Staten Island
James Corner Field Operations

Status: Under construction

Freshkills Park
Image courtesy James Corner Field Operations/City of New York

In 1948, the City of New York opened the 2,200-acre Fresh Kills Landfill along a marshy shore of Staten Island. By 1955, it was the world’s largest waste depository — a claim to fame that infuriated the borough’s residents, who lobbied fiercely to close the stinky dump. At its peak, 29,000 tons of trash arrived daily.

Freshkills Park
Image courtesy courtesy James Corner Field Operations/City of New York

Environmental regulations ultimately led to the landfill’s closure in 2001. That same year, the city put forth an ambitious proposal to transform the site into a beautiful green space that would be almost three times as large as Manhattan’s 843-acre Central Park. A design competition was launched, and six teams were invited to conceive a master plan.

Then September 11 hit. In need of a place to store debris from the World Trade Center site, the city reopened Fresh Kills. Workers sifted through 1.2 million tons of material, eventually burying it in a 48-acre parcel, and the landfill was closed again in July 2002.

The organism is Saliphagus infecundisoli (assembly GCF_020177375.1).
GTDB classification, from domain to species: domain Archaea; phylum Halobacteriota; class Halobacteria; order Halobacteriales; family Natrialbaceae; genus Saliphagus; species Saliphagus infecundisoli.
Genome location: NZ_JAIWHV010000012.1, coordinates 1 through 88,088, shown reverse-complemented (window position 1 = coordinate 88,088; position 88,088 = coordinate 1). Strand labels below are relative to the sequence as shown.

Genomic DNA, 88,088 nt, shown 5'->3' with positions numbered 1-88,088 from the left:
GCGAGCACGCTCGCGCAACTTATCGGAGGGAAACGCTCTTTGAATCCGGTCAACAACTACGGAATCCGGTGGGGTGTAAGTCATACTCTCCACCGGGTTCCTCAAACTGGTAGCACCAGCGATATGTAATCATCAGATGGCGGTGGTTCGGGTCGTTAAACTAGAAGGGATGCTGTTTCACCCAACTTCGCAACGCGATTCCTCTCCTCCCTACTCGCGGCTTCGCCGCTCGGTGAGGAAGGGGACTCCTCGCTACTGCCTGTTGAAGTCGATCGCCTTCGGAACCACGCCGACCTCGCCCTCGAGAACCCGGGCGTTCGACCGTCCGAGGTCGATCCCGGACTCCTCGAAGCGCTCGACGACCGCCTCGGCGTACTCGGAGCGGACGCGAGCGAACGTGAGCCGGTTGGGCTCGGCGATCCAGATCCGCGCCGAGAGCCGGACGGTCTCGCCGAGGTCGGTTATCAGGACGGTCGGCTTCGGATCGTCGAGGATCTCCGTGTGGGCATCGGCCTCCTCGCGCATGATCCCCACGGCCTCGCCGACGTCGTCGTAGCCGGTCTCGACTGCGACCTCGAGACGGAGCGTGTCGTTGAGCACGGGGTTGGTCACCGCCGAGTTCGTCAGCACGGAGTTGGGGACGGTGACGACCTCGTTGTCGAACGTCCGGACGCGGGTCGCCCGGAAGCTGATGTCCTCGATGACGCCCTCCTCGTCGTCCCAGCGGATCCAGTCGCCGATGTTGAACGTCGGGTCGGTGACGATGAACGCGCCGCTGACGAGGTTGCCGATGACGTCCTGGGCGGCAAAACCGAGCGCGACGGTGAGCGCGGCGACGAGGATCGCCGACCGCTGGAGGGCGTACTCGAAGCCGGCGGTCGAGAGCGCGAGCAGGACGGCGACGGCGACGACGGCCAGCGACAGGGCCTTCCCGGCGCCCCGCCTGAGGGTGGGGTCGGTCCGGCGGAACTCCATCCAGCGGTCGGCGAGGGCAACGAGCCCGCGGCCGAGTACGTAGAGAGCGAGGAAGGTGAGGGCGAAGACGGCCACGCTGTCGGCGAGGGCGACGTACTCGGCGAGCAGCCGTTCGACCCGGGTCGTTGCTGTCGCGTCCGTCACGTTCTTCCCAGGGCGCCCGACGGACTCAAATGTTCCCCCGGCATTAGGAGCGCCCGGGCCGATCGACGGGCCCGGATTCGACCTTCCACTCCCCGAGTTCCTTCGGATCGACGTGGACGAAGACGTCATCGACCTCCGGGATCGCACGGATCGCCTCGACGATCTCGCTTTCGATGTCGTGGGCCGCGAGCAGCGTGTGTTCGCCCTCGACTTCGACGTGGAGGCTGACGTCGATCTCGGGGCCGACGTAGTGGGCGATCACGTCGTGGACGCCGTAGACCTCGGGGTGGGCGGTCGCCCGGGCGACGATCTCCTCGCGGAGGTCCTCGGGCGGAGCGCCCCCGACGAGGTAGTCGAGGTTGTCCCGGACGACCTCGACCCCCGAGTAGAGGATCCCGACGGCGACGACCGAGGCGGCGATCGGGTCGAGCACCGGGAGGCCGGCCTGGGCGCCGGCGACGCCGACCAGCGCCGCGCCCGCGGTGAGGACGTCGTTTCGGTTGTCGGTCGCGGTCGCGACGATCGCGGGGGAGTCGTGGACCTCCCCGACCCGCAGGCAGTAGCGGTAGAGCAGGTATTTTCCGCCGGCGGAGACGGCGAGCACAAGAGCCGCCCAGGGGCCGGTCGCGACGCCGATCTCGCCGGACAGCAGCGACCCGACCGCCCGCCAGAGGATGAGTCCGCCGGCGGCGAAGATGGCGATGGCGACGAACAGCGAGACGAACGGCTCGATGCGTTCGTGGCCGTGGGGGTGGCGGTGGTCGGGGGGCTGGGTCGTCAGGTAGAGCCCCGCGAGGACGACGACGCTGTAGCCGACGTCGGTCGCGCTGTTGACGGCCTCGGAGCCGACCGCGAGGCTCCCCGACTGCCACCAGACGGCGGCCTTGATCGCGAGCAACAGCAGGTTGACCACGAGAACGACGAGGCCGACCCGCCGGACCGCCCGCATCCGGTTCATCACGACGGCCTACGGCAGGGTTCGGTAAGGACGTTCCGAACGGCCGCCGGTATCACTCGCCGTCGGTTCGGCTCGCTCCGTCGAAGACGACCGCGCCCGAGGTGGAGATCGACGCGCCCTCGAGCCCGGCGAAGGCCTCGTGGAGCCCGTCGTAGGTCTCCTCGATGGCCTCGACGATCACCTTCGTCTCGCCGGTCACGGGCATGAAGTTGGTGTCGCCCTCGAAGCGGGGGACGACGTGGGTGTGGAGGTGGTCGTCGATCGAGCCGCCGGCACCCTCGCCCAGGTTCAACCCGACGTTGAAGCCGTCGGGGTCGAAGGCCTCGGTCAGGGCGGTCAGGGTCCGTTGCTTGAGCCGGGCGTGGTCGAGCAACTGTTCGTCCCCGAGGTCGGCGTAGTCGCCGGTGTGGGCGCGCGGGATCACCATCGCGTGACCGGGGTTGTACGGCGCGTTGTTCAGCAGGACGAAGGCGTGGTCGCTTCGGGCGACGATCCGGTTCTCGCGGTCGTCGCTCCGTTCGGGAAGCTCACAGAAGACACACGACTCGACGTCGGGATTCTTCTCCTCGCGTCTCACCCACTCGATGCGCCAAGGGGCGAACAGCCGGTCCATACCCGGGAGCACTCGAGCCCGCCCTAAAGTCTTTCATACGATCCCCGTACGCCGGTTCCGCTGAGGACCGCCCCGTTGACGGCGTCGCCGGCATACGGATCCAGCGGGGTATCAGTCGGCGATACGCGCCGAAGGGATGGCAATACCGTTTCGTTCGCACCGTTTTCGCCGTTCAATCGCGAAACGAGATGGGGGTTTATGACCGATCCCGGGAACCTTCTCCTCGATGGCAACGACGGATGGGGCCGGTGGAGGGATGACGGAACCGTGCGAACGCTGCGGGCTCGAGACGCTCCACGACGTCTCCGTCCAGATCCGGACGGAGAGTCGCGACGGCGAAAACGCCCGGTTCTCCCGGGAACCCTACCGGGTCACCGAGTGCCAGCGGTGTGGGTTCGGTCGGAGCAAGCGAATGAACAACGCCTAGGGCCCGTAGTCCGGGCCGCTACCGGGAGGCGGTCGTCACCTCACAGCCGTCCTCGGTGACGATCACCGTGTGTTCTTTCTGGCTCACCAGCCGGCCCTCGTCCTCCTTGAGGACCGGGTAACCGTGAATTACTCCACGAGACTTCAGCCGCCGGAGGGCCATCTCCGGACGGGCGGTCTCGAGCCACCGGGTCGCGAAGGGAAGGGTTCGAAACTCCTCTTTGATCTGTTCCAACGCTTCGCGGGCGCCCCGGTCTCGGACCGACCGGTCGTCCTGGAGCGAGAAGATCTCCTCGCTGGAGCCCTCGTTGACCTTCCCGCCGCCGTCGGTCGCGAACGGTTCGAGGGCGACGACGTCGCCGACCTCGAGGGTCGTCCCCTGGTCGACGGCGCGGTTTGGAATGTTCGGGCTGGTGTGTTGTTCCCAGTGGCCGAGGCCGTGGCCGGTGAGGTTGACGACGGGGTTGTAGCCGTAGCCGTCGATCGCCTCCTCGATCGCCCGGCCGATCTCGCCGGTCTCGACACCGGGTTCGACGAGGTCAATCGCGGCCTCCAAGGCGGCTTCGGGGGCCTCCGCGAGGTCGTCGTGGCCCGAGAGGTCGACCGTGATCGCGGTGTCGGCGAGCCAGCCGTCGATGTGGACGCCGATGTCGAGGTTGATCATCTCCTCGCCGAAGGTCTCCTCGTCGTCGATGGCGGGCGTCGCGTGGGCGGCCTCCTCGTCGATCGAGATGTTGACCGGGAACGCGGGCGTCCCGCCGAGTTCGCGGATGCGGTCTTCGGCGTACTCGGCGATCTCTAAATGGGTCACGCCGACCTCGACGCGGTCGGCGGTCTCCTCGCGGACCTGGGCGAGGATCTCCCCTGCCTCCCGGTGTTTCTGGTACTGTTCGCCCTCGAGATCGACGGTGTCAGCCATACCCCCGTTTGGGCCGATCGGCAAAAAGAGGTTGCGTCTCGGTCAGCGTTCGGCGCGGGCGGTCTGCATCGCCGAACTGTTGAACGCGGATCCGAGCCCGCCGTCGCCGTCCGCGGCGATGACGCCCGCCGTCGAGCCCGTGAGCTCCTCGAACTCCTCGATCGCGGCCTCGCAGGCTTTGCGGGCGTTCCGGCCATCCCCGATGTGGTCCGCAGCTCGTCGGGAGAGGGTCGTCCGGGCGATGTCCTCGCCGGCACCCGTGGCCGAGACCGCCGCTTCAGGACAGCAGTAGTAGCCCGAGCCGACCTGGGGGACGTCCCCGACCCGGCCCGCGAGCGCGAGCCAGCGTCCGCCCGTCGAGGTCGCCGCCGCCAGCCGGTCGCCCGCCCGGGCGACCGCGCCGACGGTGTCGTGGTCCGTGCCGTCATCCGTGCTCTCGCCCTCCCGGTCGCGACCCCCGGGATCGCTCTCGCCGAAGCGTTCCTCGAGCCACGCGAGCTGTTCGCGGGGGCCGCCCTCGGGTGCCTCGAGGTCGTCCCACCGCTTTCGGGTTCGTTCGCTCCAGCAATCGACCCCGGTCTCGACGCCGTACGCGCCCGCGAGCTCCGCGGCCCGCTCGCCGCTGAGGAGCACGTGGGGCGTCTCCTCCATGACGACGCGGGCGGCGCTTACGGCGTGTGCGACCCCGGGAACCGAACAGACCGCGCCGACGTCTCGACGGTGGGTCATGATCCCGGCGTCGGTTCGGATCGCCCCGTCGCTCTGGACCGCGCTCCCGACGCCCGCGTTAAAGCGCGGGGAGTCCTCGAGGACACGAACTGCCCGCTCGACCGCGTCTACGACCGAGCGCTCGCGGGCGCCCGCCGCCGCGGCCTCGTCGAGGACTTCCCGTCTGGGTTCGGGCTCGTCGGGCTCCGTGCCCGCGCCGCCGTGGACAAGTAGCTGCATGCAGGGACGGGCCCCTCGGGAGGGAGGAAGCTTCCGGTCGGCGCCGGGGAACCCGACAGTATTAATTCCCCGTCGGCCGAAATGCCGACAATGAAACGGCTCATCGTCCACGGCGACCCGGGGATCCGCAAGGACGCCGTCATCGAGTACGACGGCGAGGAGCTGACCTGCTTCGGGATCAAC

Planning for Freshkills Park, amazingly, never stopped. In December 2001, the city announced three competition finalists, and in 2003, it chose James Corner Field Operations.

The firm’s scheme showed playing fields, bike paths, and equestrian trails, among other features. While praised, the plan endured years of environmental planning, and construction didn’t begin until spring 2010. The project will take 30 years to complete, at a reported cost of $1.4 billion. “This is the largest landfill-to-park transformation in the world,” notes Freshkills Park administrator Eloise Hirsh. Residents will finally see some results later this year, when a new playground and a cluster of basketball and handball courts opens. In 2012, work is scheduled to begin on a 3.3-mile bike path and the restoration of a 2-acre wetland area.

The plan is essentially divided into five districts. At the park’s center is the 70-acre Confluence zone, which contains streams, a small marina, a restaurant-lined promenade, and an open-air market. The other districts will be built atop four capped trash mounds, ranging in height from 90 feet to 225 feet: South Park will include a track, equestrian facilities, playing fields, and event spaces; North Park will offer hiking and biking and a tree nursery; East Park will have a large meadow; and West Park, where the Ground Zero remains now lie, will feature a September 11 memorial.

The lion’s share of the project has yet to be funded. The city has committed only $160 million, a downgrade from the $200 million it initially promised in 2006. Hirsh remains hopeful, noting that New York is dedicated to revitalizing land that has fallen into disuse. “The city has taken this kind of restoration to be part of its central civic mission,” she says.